MinterTom  Jun.27.2011 0 Comments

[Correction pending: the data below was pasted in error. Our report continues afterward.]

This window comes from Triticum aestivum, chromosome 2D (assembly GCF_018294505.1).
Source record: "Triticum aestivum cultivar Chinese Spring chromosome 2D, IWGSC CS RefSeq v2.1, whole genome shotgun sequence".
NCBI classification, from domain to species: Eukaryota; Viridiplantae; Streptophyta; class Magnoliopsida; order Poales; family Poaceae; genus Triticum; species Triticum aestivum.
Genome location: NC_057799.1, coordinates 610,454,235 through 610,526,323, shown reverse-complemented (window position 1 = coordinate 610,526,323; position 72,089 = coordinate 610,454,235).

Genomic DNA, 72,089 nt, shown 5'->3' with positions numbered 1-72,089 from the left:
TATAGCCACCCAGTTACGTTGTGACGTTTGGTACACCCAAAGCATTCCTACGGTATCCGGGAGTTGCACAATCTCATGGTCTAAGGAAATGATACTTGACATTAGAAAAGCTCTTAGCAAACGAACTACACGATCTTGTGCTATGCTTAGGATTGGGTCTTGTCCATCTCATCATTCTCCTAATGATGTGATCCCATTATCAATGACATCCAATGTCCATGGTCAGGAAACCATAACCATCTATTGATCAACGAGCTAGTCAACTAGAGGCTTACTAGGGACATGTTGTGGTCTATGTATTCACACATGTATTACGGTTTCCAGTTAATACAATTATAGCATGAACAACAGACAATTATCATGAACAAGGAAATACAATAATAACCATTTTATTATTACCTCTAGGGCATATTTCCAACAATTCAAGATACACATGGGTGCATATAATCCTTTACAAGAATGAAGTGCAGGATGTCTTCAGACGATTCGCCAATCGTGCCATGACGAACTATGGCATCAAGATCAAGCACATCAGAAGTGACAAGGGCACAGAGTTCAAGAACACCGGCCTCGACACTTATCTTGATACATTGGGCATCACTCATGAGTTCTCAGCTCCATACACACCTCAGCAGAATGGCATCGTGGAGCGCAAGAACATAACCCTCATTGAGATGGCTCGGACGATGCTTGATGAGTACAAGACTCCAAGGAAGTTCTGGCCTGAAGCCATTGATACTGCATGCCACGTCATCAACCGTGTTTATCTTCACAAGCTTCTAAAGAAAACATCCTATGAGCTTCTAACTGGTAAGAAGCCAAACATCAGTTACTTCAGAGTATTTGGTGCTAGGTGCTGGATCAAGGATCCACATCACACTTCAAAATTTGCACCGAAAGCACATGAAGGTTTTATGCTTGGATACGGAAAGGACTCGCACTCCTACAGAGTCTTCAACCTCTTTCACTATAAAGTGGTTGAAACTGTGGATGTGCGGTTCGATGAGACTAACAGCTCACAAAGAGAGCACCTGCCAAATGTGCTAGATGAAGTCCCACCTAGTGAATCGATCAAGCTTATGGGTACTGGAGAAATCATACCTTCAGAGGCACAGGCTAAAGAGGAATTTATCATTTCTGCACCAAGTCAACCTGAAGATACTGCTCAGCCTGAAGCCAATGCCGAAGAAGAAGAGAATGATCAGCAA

This WNO year ended with an incredible presentation program of the various projects our partnership schools had created. Over the course of two days, over 15 schools performed their works (3rd, 4th and 5th graders, and our first Kindergarten class), to the delight and engagement of their peers, parents, and supporters. The pieces were diverse, hugely imaginative, ambitious, and executed enthusiastically by the students who had created them! The proceedings were ‘hosted’ by Ben Eisler, ABC-7/WJLA-TV. Not only is Ben a terrific community reporter, he also has a background in opera –and, as it happened, proposed to his fiancé at a performance of Tosca! In the moments of ‘change over’, Ben captivated the assembled students, engaging them with questions as to what they enjoyed about music, and opera in particular; he offered many of them the chance to sing from the audience, and, at one point, joined in with a stunning rendition of Danny Boy. This year’s WNO Schools Showcase was an incredible capstone to an incomparable program. Its handover, to the Kennedy Center Education department, is in active process, and my hopes grow that the crossover will create new opportunities out of the challenges involved. Flexibility has been a hallmark of WNO’s commitment to engaging with the schools and students they wished to serve; this past May, the 9th grade class at Cesar Chavez, Parkside campus, were facilitated to attend a performance of WNO’s production of Madama Butterfly. Out of this trip to the Kennedy Center, and the students’ first time at an opera, came an opportunity to work with them in creating their own ‘sequel scene’ to Puccini’s work; the project, entitled Trouble, was developed entirely out of the ‘wondering’, by the students, of what kind of life Butterfly’s son would have after his mother’s suicide, and his father’s determination to take him out of the Japanese culture he had been born to. The classes that came out of this were a platform to these students’ fearlessness around dealing with issues of ‘acculturation’, ‘abandonment’, ‘mixed race challenges’, ‘cultural assumptions’, ‘isolation’, ‘self-empowerment’, and ‘self-determination’. This also facilitated a journey into creating an operatic scene with two international Hip-Hop artists, Zack MCGann and Gabriel Benn. Working with the students they created a ‘sound-scape’ that was set against specific melodic reoccurrences out of Puccini’s work, refracted through current musical language, rhythms and articulations; students used their own musical references and identified words, such as “mad; mysterious; fury; warmth; guilt”, to inform the texture of the ‘sound-scape’ they wished to have as backdrop to the action of their scene. The sessions, after the creation of the ‘script/libretto’ and the ‘sound-scape’, then included the participation of professional artists, Martin Sola, Juyce Lundy and Keith Craig, who sang the characters of ‘Trouble’, ‘Suzuki’ and ‘Pinkerton’. Their work, in fleshing out the character details of this scene, was unique, as it needed to be done without a traditional ‘music sheet’, or score that they could study; they leaned into the ‘sound-scape’, immersed themselves in the details of the action against the rhythms, and language of the music, to establish vocal lines and melodies to both sing and declaim. This project was astonishing in its breadth of detail and challenge, and was also the first time such collaboration, of intra-musical disciplines, was tried by WNO and a DC school. The result was created in a total of 6 classroom sessions, and presented after only 4, 2 hour rehearsal periods! Everyone was pitching in at the top of their game, and entirely motivated by the drive of the students. The piece, Trouble, was included in WNO’s Showcase event on the 8th June, and repeated at the school, on the 10th June, allowing the creating class of Cesar Chavez to present their work to their peers. Continuing this kind of process utilizes synergy that will keep this art form relevant, and inculcate a true sense of ‘ownership’ in the generations ahead.

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